Only the family home is exempt from capital gains tax, so owning a property other than your ‘main residence’ (such as a holiday house) is rightly assumed to put capital gains tax (CGT) squarely on the table for all your tax equations.
Although you may never rent out your beach shack or bush retreat (viewing these as lifestyle assets instead of investments), tax-wise these properties will still be subject to the CGT provisions upon disposal.
This of course means that you will be expected to pay CGT if you make a gain on the sale of your second property as it is not your main residence. However the cost base of the asset can be increased by including expenses such as interest and rates and taxes (provided the property was acquired after August 20, 1991) which will lead to a reduced capital gain. Keeping accurate and valid records from the time you buy your weekender is essential.
The CGT liability is calculated by subtracting, from the sale price, the cost base plus any eligible expenses built up over the time you have owned the property. Where it has been owned for at least 12 months, 50% of the capital gain is added to your taxable income for the year in which you are selling the second property, to be taxed at your marginal tax rate.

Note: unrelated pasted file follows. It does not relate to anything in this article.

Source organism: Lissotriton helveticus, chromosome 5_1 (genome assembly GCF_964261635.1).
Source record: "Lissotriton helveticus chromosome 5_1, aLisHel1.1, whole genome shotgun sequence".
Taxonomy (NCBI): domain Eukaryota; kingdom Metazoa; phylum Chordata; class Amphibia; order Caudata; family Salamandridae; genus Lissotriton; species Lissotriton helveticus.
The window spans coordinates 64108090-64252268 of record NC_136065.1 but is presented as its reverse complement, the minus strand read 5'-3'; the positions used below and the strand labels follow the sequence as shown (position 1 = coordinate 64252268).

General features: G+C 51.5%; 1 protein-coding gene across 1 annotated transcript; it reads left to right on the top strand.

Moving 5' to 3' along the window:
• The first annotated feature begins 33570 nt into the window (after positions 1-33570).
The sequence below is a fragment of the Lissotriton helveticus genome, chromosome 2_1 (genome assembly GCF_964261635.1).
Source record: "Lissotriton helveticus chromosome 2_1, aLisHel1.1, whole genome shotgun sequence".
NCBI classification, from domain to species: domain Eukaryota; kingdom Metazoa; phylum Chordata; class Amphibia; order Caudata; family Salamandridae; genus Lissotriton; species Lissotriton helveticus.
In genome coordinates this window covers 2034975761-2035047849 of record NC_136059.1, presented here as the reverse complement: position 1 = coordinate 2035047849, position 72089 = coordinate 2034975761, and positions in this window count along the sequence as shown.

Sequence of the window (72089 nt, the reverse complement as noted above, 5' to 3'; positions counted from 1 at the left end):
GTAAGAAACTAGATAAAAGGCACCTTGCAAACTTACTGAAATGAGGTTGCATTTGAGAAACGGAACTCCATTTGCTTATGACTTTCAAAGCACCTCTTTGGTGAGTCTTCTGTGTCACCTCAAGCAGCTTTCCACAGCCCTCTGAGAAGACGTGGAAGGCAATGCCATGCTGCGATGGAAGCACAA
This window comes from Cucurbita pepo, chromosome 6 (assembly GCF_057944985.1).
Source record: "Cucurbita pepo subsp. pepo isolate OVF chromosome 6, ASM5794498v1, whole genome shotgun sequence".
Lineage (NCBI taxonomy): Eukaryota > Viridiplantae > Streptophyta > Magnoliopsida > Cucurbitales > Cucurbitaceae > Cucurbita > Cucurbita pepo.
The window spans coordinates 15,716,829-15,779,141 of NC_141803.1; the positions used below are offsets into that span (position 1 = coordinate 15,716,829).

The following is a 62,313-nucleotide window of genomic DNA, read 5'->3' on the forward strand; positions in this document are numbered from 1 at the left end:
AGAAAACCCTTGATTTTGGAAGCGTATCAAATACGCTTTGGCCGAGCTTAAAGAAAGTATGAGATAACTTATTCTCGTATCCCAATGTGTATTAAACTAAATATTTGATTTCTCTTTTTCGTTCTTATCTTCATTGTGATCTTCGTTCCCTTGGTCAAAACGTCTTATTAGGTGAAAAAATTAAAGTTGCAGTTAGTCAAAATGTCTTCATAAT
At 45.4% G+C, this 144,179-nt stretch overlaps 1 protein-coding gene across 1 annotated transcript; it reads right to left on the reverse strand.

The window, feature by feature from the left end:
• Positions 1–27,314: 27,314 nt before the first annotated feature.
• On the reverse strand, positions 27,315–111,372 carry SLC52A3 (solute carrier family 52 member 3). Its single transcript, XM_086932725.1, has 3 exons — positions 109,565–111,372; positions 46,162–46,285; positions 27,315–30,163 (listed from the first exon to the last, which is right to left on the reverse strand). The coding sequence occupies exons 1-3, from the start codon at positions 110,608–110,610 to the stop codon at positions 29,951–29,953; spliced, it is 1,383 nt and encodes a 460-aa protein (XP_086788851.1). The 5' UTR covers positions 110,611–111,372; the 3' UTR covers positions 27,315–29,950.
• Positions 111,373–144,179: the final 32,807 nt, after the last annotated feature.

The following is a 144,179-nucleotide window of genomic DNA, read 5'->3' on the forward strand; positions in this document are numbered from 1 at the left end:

Expenses that qualify to be added to the cost base of your holiday house include:
• legal fees and stamp duty on the purchase
• selling costs such as sales commissions and legal expenses, and
• capital improvement costs incurred along the way.
There is even scope to include:
• ‘holding’ costs, such as water or council rates
• mortgage interest, and
• running costs such as repairs, maintenance, gardening and cleaning.
Note: It must be emphasised that expenses can only be added to the cost base if the property was acquired after August 20, 1991.
Any additions or improvements could be added to your cost base, but as always it is better to get professional advice at the time. Again, make sure you keep accurate records all along the way, as without proper records it is nigh impossible to substantiate your claims if you are asked.
If you have owned the holiday house since before September 20 1985, there’ll be no CGT to worry about.
If you rent out your second property at any time, you will be able to claim some expenses incurred during the rental period as tax deductions, however expenses which are deductible cannot be added to the cost base for CGT purposes.
|Holiday house acquisition date and CGT cost base claims|
|Bought before 20 Sep 1985||Bought between 20 Sep 1985 and 20 Aug 1991||Bought after 20 Aug 1991|
|No CGT applies, therefore no need to account for expenses.||Must account for capital gains, but no deduction expenses.||Cost base plus eligible expenses able to be deducted from capital gain.|